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Travelling mostly today … but we have events and music

Today I am in Finland after a long flight and have to catch up on things. My usual blog posting will resume tomorrow. Over the page, I have listed the speaking events that I will be involved in over the next two or so weeks. I hope to see some regulars at these events. And I will be back in early May for another solid speaking tour of Scotland and England with several opportunities to meet people and talk about MMT and the future. For now, it is cold, icy and there is a lot to organise.

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Those Imbecilic Keynesianisticists are loose – lock up your … whatever!

It is Wednesday – a blog lite day – sort of. I am travelling a lot today and I have a large report to finish. But I couldn’t resist typing out the term “Keynesianisticists”, which refers to those imbeciles who think Modern Monetary Theory (MMT) has any credibility – it hasn’t!. These MMTers types – imbecilic is being kind – are parading around telling people that governments cannot run out of spending power as long as there are things for sale in the currency they issue on a monopoly basis. I have only one word for them – Zimbabwe – well two words – add Venezuela. And Lebanon thrown in! And I should know. I have predicted “9 of the Past 5 Recessions” (a Paul Samuelson quote from 1966). I told people that bond yields would rise sharply, they fell. I told people the share market would collapse, it boomed. I told people the gold price would soar, it fell. But that is nothing compared to what those Imbecilic Keynesianisticists want us to believe. Believe me, I know what I am talking about. They are imbeciles, they are imbeciles, imbecile is too kind a word, they are imbeciles, imbeciles, I am an imbecile … stop the record. Time to catch an aeroplane!

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Nations heading south as austerity continues

On the back of a decelerating inflation rate, Italy in recession, Germany not far behind, terrible PMI in Europe, Eurostat released the latest retail sales data yesterday (February 5, 2019) – Volume of retail trade down by 1.6% in euro area. Not good news. Remember all those Europhile Left reformers telling us that now was the time to reform the EU while the ‘sun was shining’. Well, its black clouds again and they didn’t get to first base in the reform basis. Lots of hot air – none of it got near disturbing the neoliberal austerity bias. But this austerity bias is not just a feature of the currency union. Yesterday, the Australian Bureau of Statistics released two data sets – Retail Trade and Balance of International Trade – and they both tell the same story. The interesting thing was that the trade data recorded a “record trade surplus” and I heard commentators actually claiming this was a great result. Wrong. Exports declined, but more slowly than imports. And imports declined because consumer spending and business investment was weak. Not a great result at all. At some point, the austerity bias around the world has to stop. But nations are heading south again in the meanwhile. With all that gloom, the best thing to do is enjoy my regular Wednesday music spot (if you like). And if you don’t like it, then maybe, appreciate the artistry of the musicians.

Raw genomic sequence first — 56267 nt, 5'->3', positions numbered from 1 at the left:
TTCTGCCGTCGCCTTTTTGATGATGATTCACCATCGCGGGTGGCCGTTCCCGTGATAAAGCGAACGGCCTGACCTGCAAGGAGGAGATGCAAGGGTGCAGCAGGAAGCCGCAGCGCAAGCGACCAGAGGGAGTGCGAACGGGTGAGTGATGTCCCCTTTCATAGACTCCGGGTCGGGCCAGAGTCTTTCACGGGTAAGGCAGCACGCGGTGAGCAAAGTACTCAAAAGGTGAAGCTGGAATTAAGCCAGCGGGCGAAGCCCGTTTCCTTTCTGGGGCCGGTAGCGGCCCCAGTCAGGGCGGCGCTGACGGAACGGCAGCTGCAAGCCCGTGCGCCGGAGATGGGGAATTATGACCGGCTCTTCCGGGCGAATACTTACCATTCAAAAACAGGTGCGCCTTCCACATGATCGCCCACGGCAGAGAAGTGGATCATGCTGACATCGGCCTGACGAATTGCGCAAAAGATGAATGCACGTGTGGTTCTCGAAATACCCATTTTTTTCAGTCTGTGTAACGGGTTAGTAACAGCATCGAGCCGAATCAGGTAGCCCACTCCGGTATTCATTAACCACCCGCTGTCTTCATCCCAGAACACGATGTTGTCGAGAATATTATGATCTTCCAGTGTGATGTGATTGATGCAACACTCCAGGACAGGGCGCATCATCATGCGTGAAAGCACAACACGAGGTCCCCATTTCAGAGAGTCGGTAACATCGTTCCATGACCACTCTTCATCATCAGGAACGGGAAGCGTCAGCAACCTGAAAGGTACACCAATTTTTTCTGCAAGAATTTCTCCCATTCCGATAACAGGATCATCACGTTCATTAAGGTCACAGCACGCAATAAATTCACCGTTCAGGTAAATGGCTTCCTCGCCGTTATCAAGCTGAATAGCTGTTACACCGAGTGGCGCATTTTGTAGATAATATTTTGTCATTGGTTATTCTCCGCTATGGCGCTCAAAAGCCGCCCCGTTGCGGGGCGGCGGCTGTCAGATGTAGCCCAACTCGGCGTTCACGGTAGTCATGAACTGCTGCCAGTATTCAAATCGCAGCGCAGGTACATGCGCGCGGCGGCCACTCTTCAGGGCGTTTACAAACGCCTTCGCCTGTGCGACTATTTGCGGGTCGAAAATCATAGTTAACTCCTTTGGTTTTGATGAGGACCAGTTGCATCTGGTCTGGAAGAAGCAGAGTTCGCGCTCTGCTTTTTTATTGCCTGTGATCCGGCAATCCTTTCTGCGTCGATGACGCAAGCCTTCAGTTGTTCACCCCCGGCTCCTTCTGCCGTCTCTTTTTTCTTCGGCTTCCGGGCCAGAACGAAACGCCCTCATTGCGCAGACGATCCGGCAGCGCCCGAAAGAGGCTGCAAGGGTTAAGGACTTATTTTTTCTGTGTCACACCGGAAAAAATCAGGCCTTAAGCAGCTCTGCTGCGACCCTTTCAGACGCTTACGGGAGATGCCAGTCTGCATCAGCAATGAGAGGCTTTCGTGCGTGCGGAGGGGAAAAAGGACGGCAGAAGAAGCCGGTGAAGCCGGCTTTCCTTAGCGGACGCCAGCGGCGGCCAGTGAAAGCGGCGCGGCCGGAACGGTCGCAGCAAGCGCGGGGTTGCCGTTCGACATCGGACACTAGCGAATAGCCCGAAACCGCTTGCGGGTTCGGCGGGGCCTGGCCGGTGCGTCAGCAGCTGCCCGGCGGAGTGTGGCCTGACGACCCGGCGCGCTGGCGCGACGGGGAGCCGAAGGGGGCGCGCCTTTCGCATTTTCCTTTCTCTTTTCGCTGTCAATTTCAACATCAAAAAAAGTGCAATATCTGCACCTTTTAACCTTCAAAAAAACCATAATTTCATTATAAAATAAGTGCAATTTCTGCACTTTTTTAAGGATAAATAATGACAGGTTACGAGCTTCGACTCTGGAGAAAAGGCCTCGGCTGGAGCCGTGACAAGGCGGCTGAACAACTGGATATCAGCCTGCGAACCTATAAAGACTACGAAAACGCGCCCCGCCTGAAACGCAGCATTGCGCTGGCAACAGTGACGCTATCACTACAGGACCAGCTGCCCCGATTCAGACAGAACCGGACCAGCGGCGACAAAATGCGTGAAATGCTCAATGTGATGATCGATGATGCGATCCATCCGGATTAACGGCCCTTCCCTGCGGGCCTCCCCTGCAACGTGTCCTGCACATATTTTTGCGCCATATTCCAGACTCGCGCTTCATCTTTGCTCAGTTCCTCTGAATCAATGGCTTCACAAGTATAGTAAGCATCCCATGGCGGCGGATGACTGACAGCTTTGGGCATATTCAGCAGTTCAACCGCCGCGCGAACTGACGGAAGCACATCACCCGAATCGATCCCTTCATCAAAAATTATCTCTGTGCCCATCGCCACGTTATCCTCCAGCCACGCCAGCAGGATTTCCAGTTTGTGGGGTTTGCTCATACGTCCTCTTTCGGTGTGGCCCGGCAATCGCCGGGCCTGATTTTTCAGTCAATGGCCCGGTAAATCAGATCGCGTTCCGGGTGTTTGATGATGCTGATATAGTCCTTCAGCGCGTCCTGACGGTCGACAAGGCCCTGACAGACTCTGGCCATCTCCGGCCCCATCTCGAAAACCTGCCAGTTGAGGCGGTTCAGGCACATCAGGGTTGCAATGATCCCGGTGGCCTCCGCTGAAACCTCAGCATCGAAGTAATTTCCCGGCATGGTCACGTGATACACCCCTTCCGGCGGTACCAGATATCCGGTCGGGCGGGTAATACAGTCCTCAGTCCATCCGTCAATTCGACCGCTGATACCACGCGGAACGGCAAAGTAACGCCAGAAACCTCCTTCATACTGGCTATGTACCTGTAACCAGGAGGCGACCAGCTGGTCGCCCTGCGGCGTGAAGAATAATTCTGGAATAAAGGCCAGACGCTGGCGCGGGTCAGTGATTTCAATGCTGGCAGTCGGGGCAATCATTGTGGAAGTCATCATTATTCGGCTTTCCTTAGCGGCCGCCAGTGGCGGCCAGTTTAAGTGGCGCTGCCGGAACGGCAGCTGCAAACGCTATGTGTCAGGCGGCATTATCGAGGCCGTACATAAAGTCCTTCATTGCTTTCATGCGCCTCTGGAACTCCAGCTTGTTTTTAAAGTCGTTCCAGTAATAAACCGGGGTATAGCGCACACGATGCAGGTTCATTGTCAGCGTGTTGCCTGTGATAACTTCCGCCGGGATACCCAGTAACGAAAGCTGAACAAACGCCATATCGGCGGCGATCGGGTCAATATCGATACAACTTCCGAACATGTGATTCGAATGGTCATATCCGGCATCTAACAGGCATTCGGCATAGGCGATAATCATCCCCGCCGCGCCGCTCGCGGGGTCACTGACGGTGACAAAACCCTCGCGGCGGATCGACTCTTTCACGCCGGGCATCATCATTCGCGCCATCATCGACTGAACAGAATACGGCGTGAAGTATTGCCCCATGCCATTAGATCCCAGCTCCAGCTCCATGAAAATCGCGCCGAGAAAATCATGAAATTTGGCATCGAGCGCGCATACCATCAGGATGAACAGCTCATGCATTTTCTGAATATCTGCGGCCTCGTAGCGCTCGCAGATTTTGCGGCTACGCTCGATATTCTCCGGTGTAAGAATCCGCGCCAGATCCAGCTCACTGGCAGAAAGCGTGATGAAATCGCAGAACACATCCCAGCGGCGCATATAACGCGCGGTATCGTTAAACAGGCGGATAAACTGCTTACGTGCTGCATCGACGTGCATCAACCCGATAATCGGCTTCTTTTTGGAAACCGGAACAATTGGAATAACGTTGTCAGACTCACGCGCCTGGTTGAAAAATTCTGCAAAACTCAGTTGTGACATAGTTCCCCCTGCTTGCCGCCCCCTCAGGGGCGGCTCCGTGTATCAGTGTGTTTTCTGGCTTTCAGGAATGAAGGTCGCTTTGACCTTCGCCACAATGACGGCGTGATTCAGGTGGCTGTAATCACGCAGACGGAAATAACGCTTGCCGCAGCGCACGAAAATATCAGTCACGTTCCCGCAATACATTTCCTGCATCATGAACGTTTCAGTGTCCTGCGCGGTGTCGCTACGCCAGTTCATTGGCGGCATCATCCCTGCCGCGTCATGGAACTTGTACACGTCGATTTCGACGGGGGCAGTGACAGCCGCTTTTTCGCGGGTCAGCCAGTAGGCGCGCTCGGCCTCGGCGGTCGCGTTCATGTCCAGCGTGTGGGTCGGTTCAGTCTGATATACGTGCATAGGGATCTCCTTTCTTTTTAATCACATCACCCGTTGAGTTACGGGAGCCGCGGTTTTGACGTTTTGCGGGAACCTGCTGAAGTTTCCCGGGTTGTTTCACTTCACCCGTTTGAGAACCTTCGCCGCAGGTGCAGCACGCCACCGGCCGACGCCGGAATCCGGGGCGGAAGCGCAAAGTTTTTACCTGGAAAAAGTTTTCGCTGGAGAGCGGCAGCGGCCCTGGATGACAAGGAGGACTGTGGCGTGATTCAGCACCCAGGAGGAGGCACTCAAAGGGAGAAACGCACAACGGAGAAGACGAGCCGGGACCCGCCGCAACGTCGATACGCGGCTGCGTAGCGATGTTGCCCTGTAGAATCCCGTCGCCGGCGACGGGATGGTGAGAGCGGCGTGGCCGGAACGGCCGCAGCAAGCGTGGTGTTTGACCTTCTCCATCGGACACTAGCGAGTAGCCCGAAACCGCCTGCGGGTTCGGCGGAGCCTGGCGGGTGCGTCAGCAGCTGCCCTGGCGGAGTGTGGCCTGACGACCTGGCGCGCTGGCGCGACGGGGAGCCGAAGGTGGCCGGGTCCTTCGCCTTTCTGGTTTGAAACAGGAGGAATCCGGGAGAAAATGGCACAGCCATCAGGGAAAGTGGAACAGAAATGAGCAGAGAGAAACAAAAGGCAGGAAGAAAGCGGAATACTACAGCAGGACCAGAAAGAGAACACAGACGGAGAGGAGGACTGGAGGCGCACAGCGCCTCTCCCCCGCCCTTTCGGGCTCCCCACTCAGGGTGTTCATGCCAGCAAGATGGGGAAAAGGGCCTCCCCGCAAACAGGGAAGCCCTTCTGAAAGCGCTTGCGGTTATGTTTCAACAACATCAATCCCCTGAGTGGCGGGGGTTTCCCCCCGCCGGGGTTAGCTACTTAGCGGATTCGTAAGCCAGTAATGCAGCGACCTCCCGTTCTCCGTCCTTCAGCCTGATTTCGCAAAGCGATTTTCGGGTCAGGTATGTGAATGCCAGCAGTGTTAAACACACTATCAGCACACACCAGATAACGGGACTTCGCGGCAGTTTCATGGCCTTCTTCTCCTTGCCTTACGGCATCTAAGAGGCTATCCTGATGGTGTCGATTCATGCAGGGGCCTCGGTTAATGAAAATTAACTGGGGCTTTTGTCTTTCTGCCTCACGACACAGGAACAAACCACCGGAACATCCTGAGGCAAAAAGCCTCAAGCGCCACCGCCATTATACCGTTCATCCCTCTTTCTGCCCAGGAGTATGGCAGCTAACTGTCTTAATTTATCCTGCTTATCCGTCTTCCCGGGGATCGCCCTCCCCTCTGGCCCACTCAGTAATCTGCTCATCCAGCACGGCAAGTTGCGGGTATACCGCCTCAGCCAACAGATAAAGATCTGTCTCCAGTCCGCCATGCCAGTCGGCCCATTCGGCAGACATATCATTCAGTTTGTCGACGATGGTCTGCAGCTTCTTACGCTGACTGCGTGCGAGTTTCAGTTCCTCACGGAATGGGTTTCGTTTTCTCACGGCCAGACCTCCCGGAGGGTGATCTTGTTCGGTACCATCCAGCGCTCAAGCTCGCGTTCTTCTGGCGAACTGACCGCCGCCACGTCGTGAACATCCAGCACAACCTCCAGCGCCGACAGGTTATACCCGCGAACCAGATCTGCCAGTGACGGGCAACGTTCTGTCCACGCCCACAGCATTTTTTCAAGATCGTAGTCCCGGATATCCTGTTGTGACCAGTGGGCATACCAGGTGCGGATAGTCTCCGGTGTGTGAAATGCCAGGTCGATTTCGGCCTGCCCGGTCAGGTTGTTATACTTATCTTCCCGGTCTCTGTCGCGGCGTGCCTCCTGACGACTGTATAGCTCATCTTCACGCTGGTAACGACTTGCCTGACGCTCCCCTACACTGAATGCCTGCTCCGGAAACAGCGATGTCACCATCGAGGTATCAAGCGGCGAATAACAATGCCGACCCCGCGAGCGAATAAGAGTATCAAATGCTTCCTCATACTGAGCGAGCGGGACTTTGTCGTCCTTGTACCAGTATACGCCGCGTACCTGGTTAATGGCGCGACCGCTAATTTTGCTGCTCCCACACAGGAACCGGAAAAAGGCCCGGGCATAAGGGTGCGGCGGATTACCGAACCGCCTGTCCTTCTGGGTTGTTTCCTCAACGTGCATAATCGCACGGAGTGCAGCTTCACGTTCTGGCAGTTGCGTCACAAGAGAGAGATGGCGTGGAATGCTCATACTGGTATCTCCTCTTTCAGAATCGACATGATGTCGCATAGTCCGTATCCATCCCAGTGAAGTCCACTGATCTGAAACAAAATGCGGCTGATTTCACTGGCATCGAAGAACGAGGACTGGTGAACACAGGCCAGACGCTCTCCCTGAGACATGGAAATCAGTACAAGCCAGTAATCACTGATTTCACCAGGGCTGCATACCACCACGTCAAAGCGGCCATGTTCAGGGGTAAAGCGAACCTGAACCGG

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The mindless and myopic nature of neoliberalism

A short blog post as per my usual Wednesday behaviour these days. Fiscal austerity manifests in many ways, all of them unpleasant, destructive and unnecessary. Here is one of the more insidious ways that mindless cuts in government programs have long-term damaging impacts. In 2013, the Queensland State Government was taken over by a conservative extremist as Premier who thought it was a good idea to hack into sexual health programs targetted at indigenous communities. Over a few short years, this was just one of a huge number of social and health cuts that were made by that particular state government. More than 14,000 public service jobs were cut (a huge relative number). The State government fiscal deficit fell from a predicted $A6 billion in 2013-14 to $A2.58 billion. But like all these austerity cuts which deliver short-run reductions in public spending, the longer-term effects of the cuts lead to much higher amounts of public spending. Neoliberalism is not only mindless but myopic. I have made this point often in regard to infrastructure cuts. In the end, the government has to spend much more fixing the crisis the initial cuts create. Not a sensible strategy at all. The ‘chickens’ (manifestation) of those cuts in Queensland a few years ago are now coming home to roost. As predicted at the time, there is now a health crisis in the form of a STD epidemic moving across the north of Australia from east to west, purely because this idiot wanted to ‘save’ a few pennies. Now serious public cash is being required to put a brake on the health crisis he created. There are countless examples across the world over this neoliberal era of this same phenomena. Myopic and mindless.